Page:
For a capella group, a step into spotlight

Singchronize performed the national anthem at the Phillies game last Friday and was joined by the Phillie Phanatic. | ANDREW THAYER TTN
Singchronize performed the national anthem at the Phillies game last Friday and was joined by the Phillie Phanatic. | ANDREW THAYER TTN

They haven’t even reached the stadium, but the women of Singchronize are already singing.

Walking down Pattison Avenue toward the Phillies game where they sang the national anthem this past Friday, Ginny Laskowski, Tricia Kiehner and Veronica Miller hear Paramore’s “I’m Still Into You” drifting from XFINITY Live across the street. The three girls belt the lyrics in a harmony and stop for a selfie before continuing on with the crowds of fans heading to the ballpark.

Half an hour later, in the underbelly of Citizens Bank Park, the trio are joined by eight other members of the all-female student a cappella group Singchronize, harmonizing together – a chorus of burring lips, “Yayayas” and various scale warm-ups reverberated off the lockers of an empty men’s changing room, which they used to warm up.

Despite being the longest continually running a cappella group at Temple since its founding in 2002, Singchronize has not received the same amount of outside student recognition as names often associated with Temple’s growing a cappella community, like OwlCappella and Broad Street Line.

In discussing the preparations for its upcoming debut album, however, Laskowski, a senior strategic communications major and president of Singchronize, said the community has been supportive of the group’s efforts to heighten its profile. Kiehner, the musical director and a senior music education major, agreed that Main Campus is a positive atmosphere for the group.

“We’re all really involved with the a cappella community – we all have pretty strong bonds with the groups,” Kiehner said. “People are dating, people are best friends with each other, it’s really cool.”

Singchronize has 17 active members, seven of whom joined in the past year.  Each semester, members vote on 12 to 13 new songs to learn. Kiehner said Singchronize has a number of women who can sing from deeper vocal ranges, allowing for more musical variety in what they sing. In the past, the group has performed music by artists like The Beatles, Sara Bareilles, Regina Spektor and Adele.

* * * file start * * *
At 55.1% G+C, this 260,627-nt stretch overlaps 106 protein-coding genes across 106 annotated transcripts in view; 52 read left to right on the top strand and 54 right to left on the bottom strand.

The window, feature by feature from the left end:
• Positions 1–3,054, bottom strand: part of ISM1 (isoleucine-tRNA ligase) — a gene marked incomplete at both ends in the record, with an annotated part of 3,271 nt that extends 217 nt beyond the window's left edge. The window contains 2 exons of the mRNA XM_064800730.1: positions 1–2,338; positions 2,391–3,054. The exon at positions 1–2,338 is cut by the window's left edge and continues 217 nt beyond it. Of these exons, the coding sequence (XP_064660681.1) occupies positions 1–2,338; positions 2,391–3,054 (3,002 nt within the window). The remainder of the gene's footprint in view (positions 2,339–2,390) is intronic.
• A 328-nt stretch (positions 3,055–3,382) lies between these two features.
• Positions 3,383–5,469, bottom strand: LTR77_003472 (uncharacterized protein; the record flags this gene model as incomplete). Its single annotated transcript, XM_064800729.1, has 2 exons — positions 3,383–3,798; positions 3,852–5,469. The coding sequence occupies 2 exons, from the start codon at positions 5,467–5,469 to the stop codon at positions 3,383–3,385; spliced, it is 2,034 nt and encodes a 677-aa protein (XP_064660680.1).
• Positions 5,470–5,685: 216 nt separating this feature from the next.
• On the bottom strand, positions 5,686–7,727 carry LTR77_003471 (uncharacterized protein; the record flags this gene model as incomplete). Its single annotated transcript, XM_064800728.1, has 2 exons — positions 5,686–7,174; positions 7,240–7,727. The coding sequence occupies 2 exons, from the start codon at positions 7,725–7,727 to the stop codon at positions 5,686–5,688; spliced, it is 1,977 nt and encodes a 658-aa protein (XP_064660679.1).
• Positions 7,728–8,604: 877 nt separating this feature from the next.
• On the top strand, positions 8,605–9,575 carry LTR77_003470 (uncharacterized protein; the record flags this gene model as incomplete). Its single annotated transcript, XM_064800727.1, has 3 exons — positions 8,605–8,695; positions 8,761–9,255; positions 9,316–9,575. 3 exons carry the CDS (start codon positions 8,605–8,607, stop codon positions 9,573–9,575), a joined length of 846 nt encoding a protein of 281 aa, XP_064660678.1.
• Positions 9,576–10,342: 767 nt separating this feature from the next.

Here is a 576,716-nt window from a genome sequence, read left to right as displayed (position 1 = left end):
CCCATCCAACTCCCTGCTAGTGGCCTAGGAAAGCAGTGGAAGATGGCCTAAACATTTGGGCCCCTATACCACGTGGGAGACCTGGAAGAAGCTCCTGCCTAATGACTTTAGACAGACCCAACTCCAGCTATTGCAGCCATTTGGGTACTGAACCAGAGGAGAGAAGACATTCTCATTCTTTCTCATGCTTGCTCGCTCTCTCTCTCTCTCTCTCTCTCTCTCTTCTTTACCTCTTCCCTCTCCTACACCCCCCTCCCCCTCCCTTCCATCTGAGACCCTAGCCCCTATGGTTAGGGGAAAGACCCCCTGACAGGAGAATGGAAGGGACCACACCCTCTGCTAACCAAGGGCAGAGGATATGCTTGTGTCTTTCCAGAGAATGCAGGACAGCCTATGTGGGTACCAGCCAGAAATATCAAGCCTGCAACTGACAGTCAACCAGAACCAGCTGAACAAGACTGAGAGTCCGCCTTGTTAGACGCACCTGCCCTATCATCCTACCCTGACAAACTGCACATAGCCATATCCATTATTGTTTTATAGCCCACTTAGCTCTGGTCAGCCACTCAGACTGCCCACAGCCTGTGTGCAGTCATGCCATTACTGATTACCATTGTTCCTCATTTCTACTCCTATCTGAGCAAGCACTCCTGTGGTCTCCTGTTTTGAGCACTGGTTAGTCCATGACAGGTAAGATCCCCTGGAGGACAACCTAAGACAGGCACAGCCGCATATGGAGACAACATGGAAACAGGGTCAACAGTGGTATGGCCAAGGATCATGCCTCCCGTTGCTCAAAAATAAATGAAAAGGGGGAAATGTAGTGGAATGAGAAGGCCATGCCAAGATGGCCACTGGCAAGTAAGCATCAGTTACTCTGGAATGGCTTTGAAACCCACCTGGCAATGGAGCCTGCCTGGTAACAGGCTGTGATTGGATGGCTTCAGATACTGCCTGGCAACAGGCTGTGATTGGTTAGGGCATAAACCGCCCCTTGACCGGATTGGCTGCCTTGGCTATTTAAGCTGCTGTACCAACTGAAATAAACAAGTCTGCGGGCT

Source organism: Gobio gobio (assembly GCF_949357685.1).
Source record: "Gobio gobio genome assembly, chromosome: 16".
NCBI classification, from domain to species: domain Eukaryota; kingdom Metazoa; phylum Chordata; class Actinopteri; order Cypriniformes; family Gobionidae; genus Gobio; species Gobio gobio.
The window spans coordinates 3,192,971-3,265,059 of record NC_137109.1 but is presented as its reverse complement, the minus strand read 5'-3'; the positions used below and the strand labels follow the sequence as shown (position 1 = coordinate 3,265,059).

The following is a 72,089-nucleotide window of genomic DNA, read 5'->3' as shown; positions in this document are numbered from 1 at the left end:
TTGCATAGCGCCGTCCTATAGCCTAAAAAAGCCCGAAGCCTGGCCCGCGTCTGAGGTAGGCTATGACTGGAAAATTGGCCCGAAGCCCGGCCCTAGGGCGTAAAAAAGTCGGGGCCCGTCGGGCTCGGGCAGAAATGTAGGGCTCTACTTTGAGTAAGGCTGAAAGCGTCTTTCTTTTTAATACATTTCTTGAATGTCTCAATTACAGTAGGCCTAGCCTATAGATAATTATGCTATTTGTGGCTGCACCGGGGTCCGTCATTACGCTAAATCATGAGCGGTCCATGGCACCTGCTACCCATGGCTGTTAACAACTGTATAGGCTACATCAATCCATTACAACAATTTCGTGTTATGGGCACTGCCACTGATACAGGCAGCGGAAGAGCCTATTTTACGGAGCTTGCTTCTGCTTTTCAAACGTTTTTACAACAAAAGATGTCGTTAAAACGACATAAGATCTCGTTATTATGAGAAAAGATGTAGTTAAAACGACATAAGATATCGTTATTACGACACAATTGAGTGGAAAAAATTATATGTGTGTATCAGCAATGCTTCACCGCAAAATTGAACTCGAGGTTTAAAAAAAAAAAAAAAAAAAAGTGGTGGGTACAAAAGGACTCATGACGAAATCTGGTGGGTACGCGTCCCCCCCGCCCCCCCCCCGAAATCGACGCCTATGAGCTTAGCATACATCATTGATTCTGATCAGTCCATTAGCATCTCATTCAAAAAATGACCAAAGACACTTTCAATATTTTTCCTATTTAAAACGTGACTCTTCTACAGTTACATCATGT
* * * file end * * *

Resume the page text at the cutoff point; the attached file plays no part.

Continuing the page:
Singchornize’s performance at Friday night’s Phillies game was the second time Laskowski and fellow senior and criminal justice major Meredith Moga stood in front of the crowd at Citizen’s Bank Park to sing the national anthem. The two students have had four-year a cappella careers with Singchronize.

“We were really anxious, it was a get-back-together type thing [over the summer],” Moga said of her first time singing at the stadium. “This time it’s a completely different group of girls. They have three years to continue and hopefully it becomes a tradition.”

For the first-timers, singing in front of the audience at the Phillies first home exhibition game on March 28 was an experience to remember.

“I wasn’t nervous until we got [on the field] and then it was like, ‘Gasp,’” Elena Sanchez, a sophomore music education major, said.

“I don’t think a lot of people can say they’ve sung the national anthem at a Major League Baseball game, so that’s pretty cool,” Steph Hirsch, a freshman journalism major, said.

The arrangement of “The Star-Spangled Banner” performed by Singchronize has been in the group’s repertoire for years and is tailored to its uniquely wide vocal range, Kiehner said, adding that the group has been practicing the song for a few weeks to prefect the different vocal parts.

“It’s not a hard arrangement, we all know the song, it’s just learning the harmonies,” Kiehner said.

Though Singchronize had been invited to perform at Phillies games in the past, its most recent appearance was more a stroke of luck, Kiehner said. Since the group was stuck on a two-to-three-year waiting list, Laskowski said she was completely surprised when she got a call from the ball club last week saying that a spot had opened for the preseason home opener.

Singchronize performed the national anthem at the Phillies game this past Friday. | Andrew Thayer TTN
Singchronize performed the national anthem at the Phillies game this past Friday. | Andrew Thayer TTN

In addition to performing at sporting events, Singchronize traveled to the White House during winter break to perform in the hallways during the annual holiday tour, a trip also taken by Broad Street Line, a well-known all-male a cappella group from Temple. While the singers of Singchronize agreed that there is a common bond between the groups at Temple, there is also a level of friendly competition.

The same day Singchronize was at the White House, Broad Street Line was given the audience of Barack and Michelle Obama.

Earlier this month, Singchronize performed in the current group’s first competition, a fundraiser at West Chester University for Camp Dreamcatcher, a nonprofit dedicated toward children affected by HIV/AIDS.

“We went into it like, ‘This will just be a fun performance opportunity,’” Laskowski said. “Once we got there we were like, ‘We gotta win, we gotta win.’”

Singchronize won first place, a prize of $600, at the fundraiser for their performances of “Because” by The Beatles and Carole King’s “A Natural Woman,” which will appear on its upcoming album.

Through an Indiegogo campaign and private fundraising this summer, the group raised $4,000 toward recording its new album. It is currently recording the album at Drexel University and expects to release it this spring.

John Moritz can be reached at john.moritz@temple.edu or on Twitter at @JCMoritzTU. 

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